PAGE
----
Experts struggle to find ways to improve phosphorus recycling
Most phosphorus used in fertiliser is wasted and ends up polluting water
Securing sufficient phosphorus for agricultural production is one of the big challenges for the future. Supplies of phosphorus used in the production of fertiliser are dwindling, and deposits exist only in the territory of a few countries.
At the same time, vast amounts of the valuable element are wasted. Only a fifth of the 16 million tons of phosphorus ends up in human nutrition. Most of it flows into rivers, lakes and seas, where it causes serious environmental damage; phosphorus is also a fertiliser for algae, which depletes oxygen supplies when used to excess.
The problem is that phosphorus ends up dispersed over a wide area and is difficult to recover for re-use. However, Jouni Lehtoranta, a special researcher at the Finnish Environment Institute (SYKE), points out that unlike resources such as oil, coal, and natural gas, phosphorus can be recycled.
Recycling phosphorus is an idea that is still in its early stages. However, as phosphorus cannot be manufactured artificially, developing more efficient ways of recycling is becoming increasingly important.
“The present system is set up on the assumption that phosphorus is used only once. The production of food depends on a constant supply of phosphorus”, Lehtoranta says.
The efficient use of animal manure would be a great benefit, as large amounts of phosphorus end up in the manure, which is not used efficiently now because industrial animal production is no longer linked closely with grain farming.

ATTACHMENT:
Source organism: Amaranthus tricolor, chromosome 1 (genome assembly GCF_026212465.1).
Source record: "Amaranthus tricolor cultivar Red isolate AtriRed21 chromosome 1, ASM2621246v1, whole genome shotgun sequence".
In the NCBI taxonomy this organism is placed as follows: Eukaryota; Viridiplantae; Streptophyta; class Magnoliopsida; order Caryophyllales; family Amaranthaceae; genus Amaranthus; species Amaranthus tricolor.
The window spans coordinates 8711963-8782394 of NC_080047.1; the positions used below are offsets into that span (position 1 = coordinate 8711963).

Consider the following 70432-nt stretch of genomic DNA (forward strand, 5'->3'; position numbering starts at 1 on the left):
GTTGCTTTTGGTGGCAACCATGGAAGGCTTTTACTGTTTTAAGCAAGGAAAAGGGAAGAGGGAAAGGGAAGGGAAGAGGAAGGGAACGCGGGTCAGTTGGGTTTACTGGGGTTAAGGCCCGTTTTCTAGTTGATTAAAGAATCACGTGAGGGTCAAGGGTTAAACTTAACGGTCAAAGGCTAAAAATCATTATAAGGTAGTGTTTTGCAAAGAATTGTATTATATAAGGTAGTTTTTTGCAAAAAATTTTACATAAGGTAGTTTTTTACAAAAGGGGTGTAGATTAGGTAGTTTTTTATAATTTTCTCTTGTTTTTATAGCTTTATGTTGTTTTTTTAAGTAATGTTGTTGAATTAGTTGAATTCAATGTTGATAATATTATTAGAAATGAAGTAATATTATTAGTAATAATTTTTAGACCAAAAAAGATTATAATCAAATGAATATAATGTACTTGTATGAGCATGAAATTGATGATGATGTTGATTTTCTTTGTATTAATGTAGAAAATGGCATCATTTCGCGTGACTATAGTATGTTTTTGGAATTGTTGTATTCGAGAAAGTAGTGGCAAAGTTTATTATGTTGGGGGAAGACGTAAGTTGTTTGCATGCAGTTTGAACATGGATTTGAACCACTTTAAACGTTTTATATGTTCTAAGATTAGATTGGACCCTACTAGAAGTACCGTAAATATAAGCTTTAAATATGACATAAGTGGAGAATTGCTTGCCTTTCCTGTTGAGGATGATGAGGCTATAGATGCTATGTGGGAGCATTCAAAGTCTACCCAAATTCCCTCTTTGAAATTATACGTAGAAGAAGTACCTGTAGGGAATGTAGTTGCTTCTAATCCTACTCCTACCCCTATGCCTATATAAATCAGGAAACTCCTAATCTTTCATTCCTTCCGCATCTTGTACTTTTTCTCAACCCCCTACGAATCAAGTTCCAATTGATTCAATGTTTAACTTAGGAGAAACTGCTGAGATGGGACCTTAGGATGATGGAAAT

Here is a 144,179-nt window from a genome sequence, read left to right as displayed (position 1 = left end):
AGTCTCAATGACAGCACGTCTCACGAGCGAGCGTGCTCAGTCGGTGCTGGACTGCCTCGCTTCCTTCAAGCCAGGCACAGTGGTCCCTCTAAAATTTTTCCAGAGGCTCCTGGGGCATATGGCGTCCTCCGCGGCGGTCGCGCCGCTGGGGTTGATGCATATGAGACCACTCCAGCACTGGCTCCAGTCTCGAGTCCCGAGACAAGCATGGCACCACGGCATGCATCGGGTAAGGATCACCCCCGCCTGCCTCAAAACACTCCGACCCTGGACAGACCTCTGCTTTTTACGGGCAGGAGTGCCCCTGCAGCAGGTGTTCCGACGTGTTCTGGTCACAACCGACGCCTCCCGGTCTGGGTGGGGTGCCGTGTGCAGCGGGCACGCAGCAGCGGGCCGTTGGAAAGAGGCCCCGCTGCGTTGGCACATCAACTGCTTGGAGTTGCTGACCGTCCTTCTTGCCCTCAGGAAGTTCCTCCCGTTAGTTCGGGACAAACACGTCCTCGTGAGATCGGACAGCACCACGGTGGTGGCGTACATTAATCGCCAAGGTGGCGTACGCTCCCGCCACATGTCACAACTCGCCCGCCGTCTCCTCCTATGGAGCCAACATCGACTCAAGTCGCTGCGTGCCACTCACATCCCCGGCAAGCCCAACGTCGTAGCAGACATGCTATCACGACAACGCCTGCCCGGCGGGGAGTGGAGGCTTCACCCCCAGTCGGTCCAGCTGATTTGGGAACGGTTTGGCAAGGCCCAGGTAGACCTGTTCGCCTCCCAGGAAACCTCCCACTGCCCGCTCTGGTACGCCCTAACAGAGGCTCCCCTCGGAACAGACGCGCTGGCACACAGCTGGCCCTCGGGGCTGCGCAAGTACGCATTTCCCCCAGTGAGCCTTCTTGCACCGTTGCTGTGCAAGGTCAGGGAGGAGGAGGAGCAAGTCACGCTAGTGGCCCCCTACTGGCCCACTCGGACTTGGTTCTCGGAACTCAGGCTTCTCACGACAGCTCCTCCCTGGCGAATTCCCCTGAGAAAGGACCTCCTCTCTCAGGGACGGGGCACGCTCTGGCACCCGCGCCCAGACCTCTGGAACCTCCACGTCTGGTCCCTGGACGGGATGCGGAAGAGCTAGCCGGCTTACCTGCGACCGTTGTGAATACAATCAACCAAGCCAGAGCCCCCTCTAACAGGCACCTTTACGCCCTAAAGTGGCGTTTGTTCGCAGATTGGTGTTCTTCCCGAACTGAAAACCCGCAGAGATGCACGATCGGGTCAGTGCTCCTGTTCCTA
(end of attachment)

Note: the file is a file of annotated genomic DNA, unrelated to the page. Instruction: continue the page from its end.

Lehtoranta has studied phosphorus flows and has considered different options for recycling.
“We need to reduce over-fertilisation. Animal food, manure, and plant waste, human waste, and all other biologically based material that emerges in production needs to be used more efficiently”, Lehtoranta says.
Shortening the food chain would also save phosphorus: “We should use less meat and milk products.”
Preparations are underway around the world to deal with the looming shortage of phosphorus.
Western Europe is largely dependent on imports, and in February the EU drew up a “Green Paper”, which is a plan to secure sustainable food production. One aim is to increase the recycling of phosphorus through improved agricultural technology, increase the utilisation of phosphorus in household waste, to work for the more efficient processing of manure, and to reduce food wastage.
Sweden aims to achieve a 60 per cent recycling rate of phosphorus in waste water by 2015 by fertilising fields with sludge from sewage. Finland, meanwhile, hopes to become a model country in recycling nutrients in order to improve the state of the Archipelago Sea.
There is plenty of phosphorus at the sea bottom in waters near Finland.
Lehtoranta feels that it would not be a viable proposition for now to start dredging it from the bottom, but he says that fishing could be one way to recover phosphorus from the sea, as about one per cent of the fresh weight of fish comprises phosphorus.
Previously in HS International Edition:
Siilinjärvi mine only source of phosphate ore in Western Europe (2.5.2012)
No agreement near over Russian phosphorus emissions (7.2.2012)
NEWS ANALYSIS: Phosphorus flows – information doesn’t (31.1.2012)
Improved St. Petersburg sewage treatment reduces pollution in eastern reaches of Gulf of Finland (27.8.2010)